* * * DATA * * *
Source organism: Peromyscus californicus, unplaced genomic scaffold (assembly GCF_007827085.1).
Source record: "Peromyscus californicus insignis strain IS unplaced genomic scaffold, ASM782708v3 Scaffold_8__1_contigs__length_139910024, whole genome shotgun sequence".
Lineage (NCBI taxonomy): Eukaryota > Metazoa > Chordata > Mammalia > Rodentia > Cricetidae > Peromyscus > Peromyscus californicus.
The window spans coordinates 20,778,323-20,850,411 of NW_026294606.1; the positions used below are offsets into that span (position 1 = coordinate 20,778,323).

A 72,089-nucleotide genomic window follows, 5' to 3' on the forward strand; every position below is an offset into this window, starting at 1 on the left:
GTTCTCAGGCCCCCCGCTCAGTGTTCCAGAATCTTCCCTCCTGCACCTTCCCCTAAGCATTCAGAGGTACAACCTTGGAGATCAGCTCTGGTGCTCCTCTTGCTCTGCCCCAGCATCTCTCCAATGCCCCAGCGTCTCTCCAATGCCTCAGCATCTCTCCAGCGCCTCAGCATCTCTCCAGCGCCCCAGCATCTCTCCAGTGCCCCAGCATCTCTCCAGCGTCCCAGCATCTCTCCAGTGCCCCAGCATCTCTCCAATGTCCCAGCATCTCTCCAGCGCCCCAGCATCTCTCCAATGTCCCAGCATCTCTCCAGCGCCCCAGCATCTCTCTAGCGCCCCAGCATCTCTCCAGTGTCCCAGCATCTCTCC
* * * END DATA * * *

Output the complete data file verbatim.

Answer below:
Source organism: Peromyscus californicus, unplaced genomic scaffold (assembly GCF_007827085.1).
Source record: "Peromyscus californicus insignis strain IS unplaced genomic scaffold, ASM782708v3 Scaffold_8__1_contigs__length_139910024, whole genome shotgun sequence".
Lineage (NCBI taxonomy): Eukaryota > Metazoa > Chordata > Mammalia > Rodentia > Cricetidae > Peromyscus > Peromyscus californicus.
The window spans coordinates 20,778,323-20,850,411 of NW_026294606.1; the positions used below are offsets into that span (position 1 = coordinate 20,778,323).

A 72,089-nucleotide genomic window follows, 5' to 3' on the forward strand; every position below is an offset into this window, starting at 1 on the left:
GTTCTCAGGCCCCCCGCTCAGTGTTCCAGAATCTTCCCTCCTGCACCTTCCCCTAAGCATTCAGAGGTACAACCTTGGAGATCAGCTCTGGTGCTCCTCTTGCTCTGCCCCAGCATCTCTCCAATGCCCCAGCGTCTCTCCAATGCCTCAGCATCTCTCCAGCGCCTCAGCATCTCTCCAGCGCCCCAGCATCTCTCCAGTGCCCCAGCATCTCTCCAGCGTCCCAGCATCTCTCCAGTGCCCCAGCATCTCTCCAATGTCCCAGCATCTCTCCAGCGCCCCAGCATCTCTCCAATGTCCCAGCATCTCTCCAGCGCCCCAGCATCTCTCTAGCGCCCCAGCATCTCTCCAGTGTCCCAGCATCTCTCC